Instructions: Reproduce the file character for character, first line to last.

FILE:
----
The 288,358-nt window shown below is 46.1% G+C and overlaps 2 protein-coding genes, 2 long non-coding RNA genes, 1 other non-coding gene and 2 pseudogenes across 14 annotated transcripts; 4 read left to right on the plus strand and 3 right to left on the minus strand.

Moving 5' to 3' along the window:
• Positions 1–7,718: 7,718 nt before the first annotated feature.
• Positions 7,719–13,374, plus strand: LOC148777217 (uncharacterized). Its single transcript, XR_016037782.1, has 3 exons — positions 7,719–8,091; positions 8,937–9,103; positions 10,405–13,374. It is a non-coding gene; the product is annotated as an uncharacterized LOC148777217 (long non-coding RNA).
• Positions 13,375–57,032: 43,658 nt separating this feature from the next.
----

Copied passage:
The 288,358-nt window shown below is 46.1% G+C and overlaps 2 protein-coding genes, 2 long non-coding RNA genes, 1 other non-coding gene and 2 pseudogenes across 14 annotated transcripts; 4 read left to right on the plus strand and 3 right to left on the minus strand.

Moving 5' to 3' along the window:
• Positions 1–7,718: 7,718 nt before the first annotated feature.
• Positions 7,719–13,374, plus strand: LOC148777217 (uncharacterized). Its single transcript, XR_016037782.1, has 3 exons — positions 7,719–8,091; positions 8,937–9,103; positions 10,405–13,374. It is a non-coding gene; the product is annotated as an uncharacterized LOC148777217 (long non-coding RNA).
• Positions 13,375–57,032: 43,658 nt separating this feature from the next.